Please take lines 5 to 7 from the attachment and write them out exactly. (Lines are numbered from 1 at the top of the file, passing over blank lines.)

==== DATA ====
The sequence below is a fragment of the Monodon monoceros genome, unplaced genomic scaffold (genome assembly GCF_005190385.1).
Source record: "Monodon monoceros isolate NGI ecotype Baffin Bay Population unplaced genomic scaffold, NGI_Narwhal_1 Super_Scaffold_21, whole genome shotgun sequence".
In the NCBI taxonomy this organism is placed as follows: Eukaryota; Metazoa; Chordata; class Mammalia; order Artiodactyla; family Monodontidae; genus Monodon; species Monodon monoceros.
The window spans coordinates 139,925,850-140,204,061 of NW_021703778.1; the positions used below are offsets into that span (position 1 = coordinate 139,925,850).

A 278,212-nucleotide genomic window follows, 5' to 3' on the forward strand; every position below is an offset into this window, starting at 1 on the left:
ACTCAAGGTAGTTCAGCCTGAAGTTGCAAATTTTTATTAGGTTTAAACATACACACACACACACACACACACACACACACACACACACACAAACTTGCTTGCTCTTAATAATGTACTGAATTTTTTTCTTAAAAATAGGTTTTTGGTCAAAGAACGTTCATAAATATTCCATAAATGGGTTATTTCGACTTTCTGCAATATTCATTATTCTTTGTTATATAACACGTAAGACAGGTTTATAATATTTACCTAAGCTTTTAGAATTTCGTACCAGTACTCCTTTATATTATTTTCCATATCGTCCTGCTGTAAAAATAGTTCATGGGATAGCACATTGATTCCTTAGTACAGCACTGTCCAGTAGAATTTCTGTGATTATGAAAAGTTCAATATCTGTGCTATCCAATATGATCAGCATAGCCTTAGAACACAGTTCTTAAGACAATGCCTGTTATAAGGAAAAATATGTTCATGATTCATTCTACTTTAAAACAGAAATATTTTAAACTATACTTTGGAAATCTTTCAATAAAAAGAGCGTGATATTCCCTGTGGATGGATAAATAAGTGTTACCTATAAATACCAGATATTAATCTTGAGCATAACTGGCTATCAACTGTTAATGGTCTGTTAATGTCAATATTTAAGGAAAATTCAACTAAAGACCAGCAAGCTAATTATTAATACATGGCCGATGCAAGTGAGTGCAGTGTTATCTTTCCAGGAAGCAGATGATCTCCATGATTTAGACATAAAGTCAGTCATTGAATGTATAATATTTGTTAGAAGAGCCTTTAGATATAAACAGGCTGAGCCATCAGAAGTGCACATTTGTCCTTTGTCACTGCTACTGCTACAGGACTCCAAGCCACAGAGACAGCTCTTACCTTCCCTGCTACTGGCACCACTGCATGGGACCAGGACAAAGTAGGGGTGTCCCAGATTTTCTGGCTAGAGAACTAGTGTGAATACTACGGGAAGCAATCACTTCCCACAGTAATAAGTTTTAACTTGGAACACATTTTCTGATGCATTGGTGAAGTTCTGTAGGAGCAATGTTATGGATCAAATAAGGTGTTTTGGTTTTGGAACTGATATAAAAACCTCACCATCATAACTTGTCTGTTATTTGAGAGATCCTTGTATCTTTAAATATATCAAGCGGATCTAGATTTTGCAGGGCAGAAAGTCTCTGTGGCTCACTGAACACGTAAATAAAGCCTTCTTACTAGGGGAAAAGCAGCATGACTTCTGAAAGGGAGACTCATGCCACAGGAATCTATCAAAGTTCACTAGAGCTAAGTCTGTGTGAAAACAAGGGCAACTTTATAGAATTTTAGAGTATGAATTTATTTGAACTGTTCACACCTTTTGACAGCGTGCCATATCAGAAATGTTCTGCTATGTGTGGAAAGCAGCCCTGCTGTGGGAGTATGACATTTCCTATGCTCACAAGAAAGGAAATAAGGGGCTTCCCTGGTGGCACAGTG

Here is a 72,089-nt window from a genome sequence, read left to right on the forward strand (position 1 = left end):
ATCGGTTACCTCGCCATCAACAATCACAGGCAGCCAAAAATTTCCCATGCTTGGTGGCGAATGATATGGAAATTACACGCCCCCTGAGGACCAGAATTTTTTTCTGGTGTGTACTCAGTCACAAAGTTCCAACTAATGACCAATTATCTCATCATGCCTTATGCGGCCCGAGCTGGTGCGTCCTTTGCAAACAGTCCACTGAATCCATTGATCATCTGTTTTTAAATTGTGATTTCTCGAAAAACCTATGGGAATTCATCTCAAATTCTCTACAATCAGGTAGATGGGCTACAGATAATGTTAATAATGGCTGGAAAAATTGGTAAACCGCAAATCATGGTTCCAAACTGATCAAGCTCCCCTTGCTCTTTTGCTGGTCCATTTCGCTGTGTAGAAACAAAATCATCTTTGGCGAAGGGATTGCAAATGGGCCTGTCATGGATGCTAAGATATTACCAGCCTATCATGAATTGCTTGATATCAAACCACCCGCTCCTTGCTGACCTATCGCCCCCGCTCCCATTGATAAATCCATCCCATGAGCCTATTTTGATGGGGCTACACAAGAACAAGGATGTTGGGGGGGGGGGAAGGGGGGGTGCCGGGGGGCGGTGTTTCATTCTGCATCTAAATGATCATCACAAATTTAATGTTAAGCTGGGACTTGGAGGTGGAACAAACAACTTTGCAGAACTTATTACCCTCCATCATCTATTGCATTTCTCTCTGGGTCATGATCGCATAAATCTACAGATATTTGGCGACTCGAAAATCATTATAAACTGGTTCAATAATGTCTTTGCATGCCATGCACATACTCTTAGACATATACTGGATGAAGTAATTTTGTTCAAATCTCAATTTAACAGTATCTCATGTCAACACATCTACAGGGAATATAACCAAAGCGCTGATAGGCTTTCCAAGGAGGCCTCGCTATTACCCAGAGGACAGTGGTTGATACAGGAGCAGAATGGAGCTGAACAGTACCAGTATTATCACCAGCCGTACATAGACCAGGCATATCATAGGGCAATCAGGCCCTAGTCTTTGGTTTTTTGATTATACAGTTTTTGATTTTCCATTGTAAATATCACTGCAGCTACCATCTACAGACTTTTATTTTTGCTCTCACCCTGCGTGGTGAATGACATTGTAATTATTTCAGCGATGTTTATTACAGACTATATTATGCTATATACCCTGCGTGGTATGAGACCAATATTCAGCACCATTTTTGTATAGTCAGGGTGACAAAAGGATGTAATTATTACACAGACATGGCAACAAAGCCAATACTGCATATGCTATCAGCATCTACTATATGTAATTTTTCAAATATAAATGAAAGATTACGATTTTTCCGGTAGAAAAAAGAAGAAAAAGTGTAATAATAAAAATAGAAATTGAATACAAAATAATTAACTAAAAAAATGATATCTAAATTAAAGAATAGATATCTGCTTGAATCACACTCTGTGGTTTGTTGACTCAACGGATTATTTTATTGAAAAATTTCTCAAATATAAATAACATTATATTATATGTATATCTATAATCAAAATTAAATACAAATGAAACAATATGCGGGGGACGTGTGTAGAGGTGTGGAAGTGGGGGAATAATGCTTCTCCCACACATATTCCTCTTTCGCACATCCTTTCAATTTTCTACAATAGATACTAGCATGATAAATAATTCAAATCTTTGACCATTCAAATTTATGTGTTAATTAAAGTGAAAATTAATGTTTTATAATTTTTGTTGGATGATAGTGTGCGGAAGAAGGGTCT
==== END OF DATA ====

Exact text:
A 278,212-nucleotide genomic window follows, 5' to 3' on the forward strand; every position below is an offset into this window, starting at 1 on the left:
ACTCAAGGTAGTTCAGCCTGAAGTTGCAAATTTTTATTAGGTTTAAACATACACACACACACACACACACACACACACACACACACACACAAACTTGCTTGCTCTTAATAATGTACTGAATTTTTTTCTTAAAAATAGGTTTTTGGTCAAAGAACGTTCATAAATATTCCATAAATGGGTTATTTCGACTTTCTGCAATATTCATTATTCTTTGTTATATAACACGTAAGACAGGTTTATAATATTTACCTAAGCTTTTAGAATTTCGTACCAGTACTCCTTTATATTATTTTCCATATCGTCCTGCTGTAAAAATAGTTCATGGGATAGCACATTGATTCCTTAGTACAGCACTGTCCAGTAGAATTTCTGTGATTATGAAAAGTTCAATATCTGTGCTATCCAATATGATCAGCATAGCCTTAGAACACAGTTCTTAAGACAATGCCTGTTATAAGGAAAAATATGTTCATGATTCATTCTACTTTAAAACAGAAATATTTTAAACTATACTTTGGAAATCTTTCAATAAAAAGAGCGTGATATTCCCTGTGGATGGATAAATAAGTGTTACCTATAAATACCAGATATTAATCTTGAGCATAACTGGCTATCAACTGTTAATGGTCTGTTAATGTCAATATTTAAGGAAAATTCAACTAAAGACCAGCAAGCTAATTATTAATACATGGCCGATGCAAGTGAGTGCAGTGTTATCTTTCCAGGAAGCAGATGATCTCCATGATTTAGACATAAAGTCAGTCATTGAATGTATAATATTTGTTAGAAGAGCCTTTAGATATAAACAGGCTGAGCCATCAGAAGTGCACATTTGTCCTTTGTCACTGCTACTGCTACAGGACTCCAAGCCACAGAGACAGCTCTTACCTTCCCTGCTACTGGCACCACTGCATGGGACCAGGACAAAGTAGGGGTGTCCCAGATTTTCTGGCTAGAGAACTAGTGTGAATACTACGGGAAGCAATCACTTCCCACAGTAATAAGTTTTAACTTGGAACACATTTTCTGATGCATTGGTGAAGTTCTGTAGGAGCAATGTTATGGATCAAATAAGGTGTTTTGGTTTTGGAACTGATATAAAAACCTCACCATCATAACTTGTCTGTTATTTGAGAGATCCTTGTATCTTTAAATATATCAAGCGGATCTAGATTTTGCAGGGCAGAAAGTCTCTGTGGCTCACTGAACACGTAAATAAAGCCTTCTTACTAGGGGAAAAGCAGCATGACTTCTGAAAGGGAGACTCATGCCACAGGAATCTATCAAAGTTCACTAGAGCTAAGTCTGTGTGAAAACAAGGGCAACTTTATAGAATTTTAGAGTATGAATTTATTTGAACTGTTCACACCTTTTGACAGCGTGCCATATCAGAAATGTTCTGCTATGTGTGGAAAGCAGCCCTGCTGTGGGAGTATGACATTTCCTATGCTCACAAGAAAGGAAATAAGGGGCTTCCCTGGTGGCACAGTG

Here is a 72,089-nt window from a genome sequence, read left to right on the forward strand (position 1 = left end):